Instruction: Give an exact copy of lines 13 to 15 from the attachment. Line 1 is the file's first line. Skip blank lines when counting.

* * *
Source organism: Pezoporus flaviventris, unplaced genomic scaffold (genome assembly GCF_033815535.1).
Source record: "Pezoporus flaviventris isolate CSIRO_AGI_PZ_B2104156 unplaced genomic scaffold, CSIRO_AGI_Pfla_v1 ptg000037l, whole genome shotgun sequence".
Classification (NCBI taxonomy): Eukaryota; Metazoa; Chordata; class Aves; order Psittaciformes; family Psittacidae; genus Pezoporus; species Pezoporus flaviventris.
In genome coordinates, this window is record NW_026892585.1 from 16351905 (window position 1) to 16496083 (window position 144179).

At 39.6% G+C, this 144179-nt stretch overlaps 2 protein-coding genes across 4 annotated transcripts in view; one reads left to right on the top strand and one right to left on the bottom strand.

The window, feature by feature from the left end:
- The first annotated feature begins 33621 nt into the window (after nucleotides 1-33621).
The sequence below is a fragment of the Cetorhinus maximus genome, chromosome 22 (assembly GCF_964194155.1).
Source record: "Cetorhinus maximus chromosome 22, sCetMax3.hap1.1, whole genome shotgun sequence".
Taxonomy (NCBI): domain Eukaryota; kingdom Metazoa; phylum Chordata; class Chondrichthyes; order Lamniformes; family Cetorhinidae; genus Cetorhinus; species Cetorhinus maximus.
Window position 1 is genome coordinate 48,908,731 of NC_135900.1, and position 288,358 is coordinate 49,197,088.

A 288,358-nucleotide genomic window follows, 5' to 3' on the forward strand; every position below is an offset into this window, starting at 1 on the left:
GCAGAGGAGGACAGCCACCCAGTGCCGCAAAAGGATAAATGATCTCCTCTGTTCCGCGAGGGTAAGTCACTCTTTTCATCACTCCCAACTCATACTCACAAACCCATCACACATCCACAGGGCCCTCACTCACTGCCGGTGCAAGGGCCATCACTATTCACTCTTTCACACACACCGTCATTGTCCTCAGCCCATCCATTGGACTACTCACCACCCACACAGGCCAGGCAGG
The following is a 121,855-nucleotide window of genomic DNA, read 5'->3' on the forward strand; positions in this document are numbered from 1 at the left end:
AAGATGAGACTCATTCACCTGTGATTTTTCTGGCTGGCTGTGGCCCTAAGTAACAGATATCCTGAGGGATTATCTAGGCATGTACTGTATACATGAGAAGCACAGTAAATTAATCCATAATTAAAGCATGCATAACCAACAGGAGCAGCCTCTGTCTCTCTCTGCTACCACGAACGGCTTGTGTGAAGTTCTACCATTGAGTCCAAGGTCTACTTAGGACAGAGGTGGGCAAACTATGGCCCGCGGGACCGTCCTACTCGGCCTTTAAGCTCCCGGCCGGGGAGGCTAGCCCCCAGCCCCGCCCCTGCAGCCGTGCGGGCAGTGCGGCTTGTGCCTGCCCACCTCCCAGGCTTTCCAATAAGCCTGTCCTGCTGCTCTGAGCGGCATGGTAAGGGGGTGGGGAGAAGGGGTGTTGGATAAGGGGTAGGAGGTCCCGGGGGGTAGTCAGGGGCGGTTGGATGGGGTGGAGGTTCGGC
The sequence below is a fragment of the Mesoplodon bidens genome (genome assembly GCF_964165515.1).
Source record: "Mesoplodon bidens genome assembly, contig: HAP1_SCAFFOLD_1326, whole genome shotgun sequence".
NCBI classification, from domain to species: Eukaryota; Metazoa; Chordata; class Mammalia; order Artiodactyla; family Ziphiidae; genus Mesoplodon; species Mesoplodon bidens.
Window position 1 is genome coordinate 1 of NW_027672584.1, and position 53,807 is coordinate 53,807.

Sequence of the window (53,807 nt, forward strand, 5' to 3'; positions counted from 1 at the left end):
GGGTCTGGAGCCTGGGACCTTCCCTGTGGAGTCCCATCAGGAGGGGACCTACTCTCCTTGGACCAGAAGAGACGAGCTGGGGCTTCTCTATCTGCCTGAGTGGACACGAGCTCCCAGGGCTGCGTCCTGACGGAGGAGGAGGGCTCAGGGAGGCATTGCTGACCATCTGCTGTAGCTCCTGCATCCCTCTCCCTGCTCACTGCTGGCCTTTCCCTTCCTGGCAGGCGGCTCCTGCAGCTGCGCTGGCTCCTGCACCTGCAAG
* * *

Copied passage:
GCAGAGGAGGACAGCCACCCAGTGCCGCAAAAGGATAAATGATCTCCTCTGTTCCGCGAGGGTAAGTCACTCTTTTCATCACTCCCAACTCATACTCACAAACCCATCACACATCCACAGGGCCCTCACTCACTGCCGGTGCAAGGGCCATCACTATTCACTCTTTCACACACACCGTCATTGTCCTCAGCCCATCCATTGGACTACTCACCACCCACACAGGCCAGGCAGG
The following is a 121,855-nucleotide window of genomic DNA, read 5'->3' on the forward strand; positions in this document are numbered from 1 at the left end:
AAGATGAGACTCATTCACCTGTGATTTTTCTGGCTGGCTGTGGCCCTAAGTAACAGATATCCTGAGGGATTATCTAGGCATGTACTGTATACATGAGAAGCACAGTAAATTAATCCATAATTAAAGCATGCATAACCAACAGGAGCAGCCTCTGTCTCTCTCTGCTACCACGAACGGCTTGTGTGAAGTTCTACCATTGAGTCCAAGGTCTACTTAGGACAGAGGTGGGCAAACTATGGCCCGCGGGACCGTCCTACTCGGCCTTTAAGCTCCCGGCCGGGGAGGCTAGCCCCCAGCCCCGCCCCTGCAGCCGTGCGGGCAGTGCGGCTTGTGCCTGCCCACCTCCCAGGCTTTCCAATAAGCCTGTCCTGCTGCTCTGAGCGGCATGGTAAGGGGGTGGGGAGAAGGGGTGTTGGATAAGGGGTAGGAGGTCCCGGGGGGTAGTCAGGGGCGGTTGGATGGGGTGGAGGTTCGGC